Giuliano Di Baldassarre, Elena Mondino, Maria Rusca, Emanuele Del Giudice, Johanna Mård, Elena Ridolfi, Anna Scolobig, and Elena Raffetti
Nat. Hazards Earth Syst. Sci., 21, 3439–3447,Short summary
COVID-19 has affected humankind in an unprecedented way, and it has changed how people perceive multiple risks. In this paper, we compare public risk perceptions in Italy and Sweden in two different phases of the pandemic. We found that people are more worried about risks related to recently experienced events. This finding is in line with the availability heuristic: individuals assess the risk associated with a given hazard based on how easily it comes to their mind.
Mia Wannewitz and Matthias Garschagen
Nat. Hazards Earth Syst. Sci., 21, 3285–3322,Short summary
Focusing on Jakarta as a city with high flood risk and adaptation pressure, this study presents findings from a systematic literature review of adaptation options and the adaptation solution space to counter the city’s flood problem. Results indicate that the perceived solution space is skewed towards protection against flooding, while soft and hybrid adaptation options are less considered. This significantly influences flood risk management, including its effectiveness and sustainability.
Mihai Ciprian Mărgărint, Mihai Niculiță, Giulia Roder, and Paolo Tarolli
Nat. Hazards Earth Syst. Sci., 21, 3251–3283,Short summary
Local stakeholders' knowledge plays a deciding role in emergencies, supporting rescue officers in natural hazard events; coordinating; and assisting, both physically and psychologically, the affected populations. Their risk perception was assessed using a questionnaire for an area in north-eastern Romania. The results show low preparedness and reveal substantial distinctions among stakeholders and different risks based on their cognitive and behavioral roles in their communities.
Meng Zhang, Xue Qiao, Barnabas C. Seyler, Baofeng Di, Yuan Wang, and Ya Tang
Nat. Hazards Earth Syst. Sci., 21, 3243–3250,Short summary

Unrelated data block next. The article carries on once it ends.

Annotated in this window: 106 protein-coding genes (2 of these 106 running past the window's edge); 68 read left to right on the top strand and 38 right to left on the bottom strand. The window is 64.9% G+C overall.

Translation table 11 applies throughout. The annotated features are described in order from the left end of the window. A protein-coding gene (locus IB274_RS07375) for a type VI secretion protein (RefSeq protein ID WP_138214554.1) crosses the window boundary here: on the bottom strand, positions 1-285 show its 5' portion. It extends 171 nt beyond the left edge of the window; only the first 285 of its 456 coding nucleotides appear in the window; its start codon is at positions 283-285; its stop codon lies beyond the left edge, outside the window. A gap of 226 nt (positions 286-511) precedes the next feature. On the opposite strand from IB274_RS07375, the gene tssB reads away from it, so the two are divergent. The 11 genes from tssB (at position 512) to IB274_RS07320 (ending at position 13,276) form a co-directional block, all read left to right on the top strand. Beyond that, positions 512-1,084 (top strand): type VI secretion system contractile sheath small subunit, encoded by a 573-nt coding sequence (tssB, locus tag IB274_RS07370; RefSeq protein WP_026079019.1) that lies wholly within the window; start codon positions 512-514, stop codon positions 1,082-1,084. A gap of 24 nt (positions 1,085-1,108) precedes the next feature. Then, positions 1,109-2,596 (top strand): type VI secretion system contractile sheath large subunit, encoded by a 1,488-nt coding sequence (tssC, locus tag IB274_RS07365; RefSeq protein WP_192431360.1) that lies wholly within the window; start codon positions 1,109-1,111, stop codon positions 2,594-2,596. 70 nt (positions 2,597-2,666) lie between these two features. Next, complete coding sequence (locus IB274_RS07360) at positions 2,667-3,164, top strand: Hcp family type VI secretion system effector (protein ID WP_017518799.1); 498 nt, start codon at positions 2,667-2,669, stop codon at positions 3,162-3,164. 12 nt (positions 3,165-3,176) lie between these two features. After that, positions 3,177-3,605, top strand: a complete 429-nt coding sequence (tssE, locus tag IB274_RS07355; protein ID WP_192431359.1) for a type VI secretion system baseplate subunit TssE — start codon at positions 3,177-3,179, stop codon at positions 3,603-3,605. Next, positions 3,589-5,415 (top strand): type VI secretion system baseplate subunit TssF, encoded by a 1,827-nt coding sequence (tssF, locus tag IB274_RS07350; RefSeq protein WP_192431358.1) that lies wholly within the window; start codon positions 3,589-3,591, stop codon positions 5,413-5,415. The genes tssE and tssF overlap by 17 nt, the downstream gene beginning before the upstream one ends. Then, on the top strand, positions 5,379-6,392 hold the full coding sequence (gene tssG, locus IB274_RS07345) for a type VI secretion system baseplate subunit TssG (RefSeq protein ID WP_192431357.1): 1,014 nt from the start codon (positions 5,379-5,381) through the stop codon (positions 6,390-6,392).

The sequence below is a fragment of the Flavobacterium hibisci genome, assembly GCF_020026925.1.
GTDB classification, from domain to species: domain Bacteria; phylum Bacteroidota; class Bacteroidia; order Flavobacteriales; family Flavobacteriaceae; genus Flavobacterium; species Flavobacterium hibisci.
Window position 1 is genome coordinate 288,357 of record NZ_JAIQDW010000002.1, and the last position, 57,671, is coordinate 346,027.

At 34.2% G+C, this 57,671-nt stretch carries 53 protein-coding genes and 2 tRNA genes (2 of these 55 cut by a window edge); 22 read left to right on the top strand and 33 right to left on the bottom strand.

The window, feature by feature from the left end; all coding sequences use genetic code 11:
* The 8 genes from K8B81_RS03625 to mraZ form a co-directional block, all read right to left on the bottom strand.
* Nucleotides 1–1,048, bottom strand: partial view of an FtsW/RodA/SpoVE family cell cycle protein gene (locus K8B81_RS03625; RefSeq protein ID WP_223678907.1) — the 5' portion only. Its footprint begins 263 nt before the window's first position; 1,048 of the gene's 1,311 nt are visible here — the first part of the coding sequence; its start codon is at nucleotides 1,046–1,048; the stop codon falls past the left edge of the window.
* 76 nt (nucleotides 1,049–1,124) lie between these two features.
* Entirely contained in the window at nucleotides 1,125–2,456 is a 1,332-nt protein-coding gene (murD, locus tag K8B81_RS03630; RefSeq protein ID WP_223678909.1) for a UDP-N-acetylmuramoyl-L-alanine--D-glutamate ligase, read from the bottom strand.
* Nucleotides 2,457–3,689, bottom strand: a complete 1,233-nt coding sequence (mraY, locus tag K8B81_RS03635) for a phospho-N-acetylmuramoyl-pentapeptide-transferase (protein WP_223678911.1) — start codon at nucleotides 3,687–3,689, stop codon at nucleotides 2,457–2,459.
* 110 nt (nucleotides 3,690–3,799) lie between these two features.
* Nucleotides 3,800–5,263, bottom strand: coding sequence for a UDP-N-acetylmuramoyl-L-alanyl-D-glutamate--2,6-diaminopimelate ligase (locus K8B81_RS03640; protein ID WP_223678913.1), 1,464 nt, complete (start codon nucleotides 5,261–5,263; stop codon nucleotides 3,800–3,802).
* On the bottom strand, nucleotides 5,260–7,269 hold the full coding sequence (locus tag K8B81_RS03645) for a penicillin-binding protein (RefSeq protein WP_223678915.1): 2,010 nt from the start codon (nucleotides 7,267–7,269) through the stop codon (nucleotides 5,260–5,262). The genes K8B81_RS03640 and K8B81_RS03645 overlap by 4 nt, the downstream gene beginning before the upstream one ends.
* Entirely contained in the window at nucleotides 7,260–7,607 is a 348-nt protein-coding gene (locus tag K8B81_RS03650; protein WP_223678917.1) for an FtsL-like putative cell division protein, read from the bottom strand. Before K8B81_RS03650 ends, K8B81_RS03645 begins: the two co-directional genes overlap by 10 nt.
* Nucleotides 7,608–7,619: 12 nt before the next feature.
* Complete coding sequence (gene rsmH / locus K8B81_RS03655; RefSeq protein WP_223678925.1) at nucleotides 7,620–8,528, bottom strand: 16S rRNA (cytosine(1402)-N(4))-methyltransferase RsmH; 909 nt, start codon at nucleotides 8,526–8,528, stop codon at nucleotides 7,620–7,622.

Earthquake early warning systems (EEWSs) can help reduce losses, but their effectiveness depends on adequate public perception and understanding of EEWSs. This study examined the performance of the EEWS in China's Sichuan Province during the 2019 Changning earthquake. We found a big gap existed between the EEWS's message, the public's perception of it, and their response. The study highlights the importance of gauging EEWS alert effectiveness and public participation for long-term resiliency.
Mohammad Shirvani and Georges Kesserwani
Nat. Hazards Earth Syst. Sci., 21, 3175–3198,Short summary
Flooding in and around urban hubs can stress people. Immediate evacuation is a usual countermeasure taken at the onset of a flooding event. The flood–pedestrian simulator simulates evacuation of people prior to and during a flood event. It provides information on the spatio-temporal responses of individuals, evacuation time, and possible safe destinations. This study demonstrates the simulator when considering more realistic human body and age characteristics and responses to floodwater.
Nat. Hazards Earth Syst. Sci., 21, 3097–3112,Short summary
This paper reports a brief history of volcanic risk in the Neapolitan district, where the presence of three active volcanoes (Vesuvius, Campi Flegrei caldera and Ischia island) exposes this highly urbanized area to hazard of potential eruptions. I am trying to obtain new food for thought for the scientific community working to mitigate the volcanic risk of this area, revisiting about 40 years of debates around volcanic risk in Naples.
David Nortes Martínez, Frédéric Grelot, Pauline Brémond, Stefano Farolfi, and Juliette Rouchier
Nat. Hazards Earth Syst. Sci., 21, 3057–3084,Short summary
Estimating flood damage, although crucial for assessing flood risk and for designing mitigation policies, continues to face numerous challenges, notably the assessment of indirect damage. We focus on flood damage induced by the interactions between economic activities. By modeling the production processes of a cooperative wine-making system, we show that these interactions are important depending on their spatial and temporal characteristics.
Danhua Xin, James Edward Daniell, Hing-Ho Tsang, and Friedemann Wenzel
Nat. Hazards Earth Syst. Sci., 21, 3031–3056,Short summary